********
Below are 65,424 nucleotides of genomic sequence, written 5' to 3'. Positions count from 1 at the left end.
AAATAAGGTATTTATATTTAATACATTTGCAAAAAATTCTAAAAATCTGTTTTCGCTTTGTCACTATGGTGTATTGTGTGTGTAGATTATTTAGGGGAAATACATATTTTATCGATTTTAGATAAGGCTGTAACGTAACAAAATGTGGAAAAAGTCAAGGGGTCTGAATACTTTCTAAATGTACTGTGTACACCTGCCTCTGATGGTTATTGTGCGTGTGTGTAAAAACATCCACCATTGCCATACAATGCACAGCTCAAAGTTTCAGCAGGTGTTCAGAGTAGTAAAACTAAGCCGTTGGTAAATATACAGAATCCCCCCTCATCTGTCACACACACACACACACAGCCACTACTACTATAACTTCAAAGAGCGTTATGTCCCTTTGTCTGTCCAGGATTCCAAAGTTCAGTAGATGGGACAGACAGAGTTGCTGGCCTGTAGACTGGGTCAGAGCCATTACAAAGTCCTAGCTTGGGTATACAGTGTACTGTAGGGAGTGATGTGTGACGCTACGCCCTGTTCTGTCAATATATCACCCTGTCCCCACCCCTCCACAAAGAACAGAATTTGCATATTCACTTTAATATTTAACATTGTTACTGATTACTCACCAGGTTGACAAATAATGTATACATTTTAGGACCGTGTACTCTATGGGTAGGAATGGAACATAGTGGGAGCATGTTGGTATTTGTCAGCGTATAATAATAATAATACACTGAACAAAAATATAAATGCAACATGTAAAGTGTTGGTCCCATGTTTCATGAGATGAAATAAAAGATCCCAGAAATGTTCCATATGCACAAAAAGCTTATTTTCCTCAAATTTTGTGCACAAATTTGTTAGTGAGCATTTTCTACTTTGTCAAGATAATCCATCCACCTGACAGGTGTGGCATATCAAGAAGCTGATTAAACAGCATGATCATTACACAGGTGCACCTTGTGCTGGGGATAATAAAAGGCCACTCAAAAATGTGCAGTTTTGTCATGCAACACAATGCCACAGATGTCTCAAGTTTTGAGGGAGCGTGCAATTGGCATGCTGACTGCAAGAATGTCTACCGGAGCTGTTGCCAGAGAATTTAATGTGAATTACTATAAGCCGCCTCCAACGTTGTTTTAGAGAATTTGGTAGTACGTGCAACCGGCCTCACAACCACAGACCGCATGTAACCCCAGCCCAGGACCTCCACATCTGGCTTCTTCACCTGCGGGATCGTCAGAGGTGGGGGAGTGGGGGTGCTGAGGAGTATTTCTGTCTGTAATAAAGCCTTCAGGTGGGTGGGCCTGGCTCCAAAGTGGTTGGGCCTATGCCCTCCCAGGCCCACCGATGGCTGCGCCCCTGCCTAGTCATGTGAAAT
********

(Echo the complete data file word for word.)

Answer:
Below are 65,424 nucleotides of genomic sequence, written 5' to 3'. Positions count from 1 at the left end.
AAATAAGGTATTTATATTTAATACATTTGCAAAAAATTCTAAAAATCTGTTTTCGCTTTGTCACTATGGTGTATTGTGTGTGTAGATTATTTAGGGGAAATACATATTTTATCGATTTTAGATAAGGCTGTAACGTAACAAAATGTGGAAAAAGTCAAGGGGTCTGAATACTTTCTAAATGTACTGTGTACACCTGCCTCTGATGGTTATTGTGCGTGTGTGTAAAAACATCCACCATTGCCATACAATGCACAGCTCAAAGTTTCAGCAGGTGTTCAGAGTAGTAAAACTAAGCCGTTGGTAAATATACAGAATCCCCCCTCATCTGTCACACACACACACACACAGCCACTACTACTATAACTTCAAAGAGCGTTATGTCCCTTTGTCTGTCCAGGATTCCAAAGTTCAGTAGATGGGACAGACAGAGTTGCTGGCCTGTAGACTGGGTCAGAGCCATTACAAAGTCCTAGCTTGGGTATACAGTGTACTGTAGGGAGTGATGTGTGACGCTACGCCCTGTTCTGTCAATATATCACCCTGTCCCCACCCCTCCACAAAGAACAGAATTTGCATATTCACTTTAATATTTAACATTGTTACTGATTACTCACCAGGTTGACAAATAATGTATACATTTTAGGACCGTGTACTCTATGGGTAGGAATGGAACATAGTGGGAGCATGTTGGTATTTGTCAGCGTATAATAATAATAATACACTGAACAAAAATATAAATGCAACATGTAAAGTGTTGGTCCCATGTTTCATGAGATGAAATAAAAGATCCCAGAAATGTTCCATATGCACAAAAAGCTTATTTTCCTCAAATTTTGTGCACAAATTTGTTAGTGAGCATTTTCTACTTTGTCAAGATAATCCATCCACCTGACAGGTGTGGCATATCAAGAAGCTGATTAAACAGCATGATCATTACACAGGTGCACCTTGTGCTGGGGATAATAAAAGGCCACTCAAAAATGTGCAGTTTTGTCATGCAACACAATGCCACAGATGTCTCAAGTTTTGAGGGAGCGTGCAATTGGCATGCTGACTGCAAGAATGTCTACCGGAGCTGTTGCCAGAGAATTTAATGTGAATTACTATAAGCCGCCTCCAACGTTGTTTTAGAGAATTTGGTAGTACGTGCAACCGGCCTCACAACCACAGACCGCATGTAACCCCAGCCCAGGACCTCCACATCTGGCTTCTTCACCTGCGGGATCGTCAGAGGTGGGGGAGTGGGGGTGCTGAGGAGTATTTCTGTCTGTAATAAAGCCTTCAGGTGGGTGGGCCTGGCTCCAAAGTGGTTGGGCCTATGCCCTCCCAGGCCCACCGATGGCTGCGCCCCTGCCTAGTCATGTGAAAT